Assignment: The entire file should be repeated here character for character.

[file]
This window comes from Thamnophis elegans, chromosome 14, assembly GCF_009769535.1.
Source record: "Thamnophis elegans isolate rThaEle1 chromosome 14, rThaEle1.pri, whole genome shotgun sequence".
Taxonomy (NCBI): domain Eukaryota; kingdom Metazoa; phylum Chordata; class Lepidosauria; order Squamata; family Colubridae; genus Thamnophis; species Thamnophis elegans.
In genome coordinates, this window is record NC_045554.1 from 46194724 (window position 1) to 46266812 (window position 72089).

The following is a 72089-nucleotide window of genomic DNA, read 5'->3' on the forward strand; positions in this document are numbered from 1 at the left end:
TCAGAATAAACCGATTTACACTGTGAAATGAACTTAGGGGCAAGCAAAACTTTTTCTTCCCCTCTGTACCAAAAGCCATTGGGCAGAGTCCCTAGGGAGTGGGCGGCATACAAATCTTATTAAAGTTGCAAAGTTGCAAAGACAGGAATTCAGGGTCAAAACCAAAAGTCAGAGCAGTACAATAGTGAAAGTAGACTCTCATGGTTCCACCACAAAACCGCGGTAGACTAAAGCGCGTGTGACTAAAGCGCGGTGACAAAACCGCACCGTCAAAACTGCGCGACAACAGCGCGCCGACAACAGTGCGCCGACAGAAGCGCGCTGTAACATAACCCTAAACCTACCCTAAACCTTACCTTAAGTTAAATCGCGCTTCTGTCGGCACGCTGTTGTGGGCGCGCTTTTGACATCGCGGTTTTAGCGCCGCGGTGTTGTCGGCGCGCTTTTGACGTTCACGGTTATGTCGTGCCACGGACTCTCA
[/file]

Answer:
This window comes from Thamnophis elegans, chromosome 14, assembly GCF_009769535.1.
Source record: "Thamnophis elegans isolate rThaEle1 chromosome 14, rThaEle1.pri, whole genome shotgun sequence".
Taxonomy (NCBI): domain Eukaryota; kingdom Metazoa; phylum Chordata; class Lepidosauria; order Squamata; family Colubridae; genus Thamnophis; species Thamnophis elegans.
In genome coordinates, this window is record NC_045554.1 from 46194724 (window position 1) to 46266812 (window position 72089).

The following is a 72089-nucleotide window of genomic DNA, read 5'->3' on the forward strand; positions in this document are numbered from 1 at the left end:
TCAGAATAAACCGATTTACACTGTGAAATGAACTTAGGGGCAAGCAAAACTTTTTCTTCCCCTCTGTACCAAAAGCCATTGGGCAGAGTCCCTAGGGAGTGGGCGGCATACAAATCTTATTAAAGTTGCAAAGTTGCAAAGACAGGAATTCAGGGTCAAAACCAAAAGTCAGAGCAGTACAATAGTGAAAGTAGACTCTCATGGTTCCACCACAAAACCGCGGTAGACTAAAGCGCGTGTGACTAAAGCGCGGTGACAAAACCGCACCGTCAAAACTGCGCGACAACAGCGCGCCGACAACAGTGCGCCGACAGAAGCGCGCTGTAACATAACCCTAAACCTACCCTAAACCTTACCTTAAGTTAAATCGCGCTTCTGTCGGCACGCTGTTGTGGGCGCGCTTTTGACATCGCGGTTTTAGCGCCGCGGTGTTGTCGGCGCGCTTTTGACGTTCACGGTTATGTCGTGCCACGGACTCTCA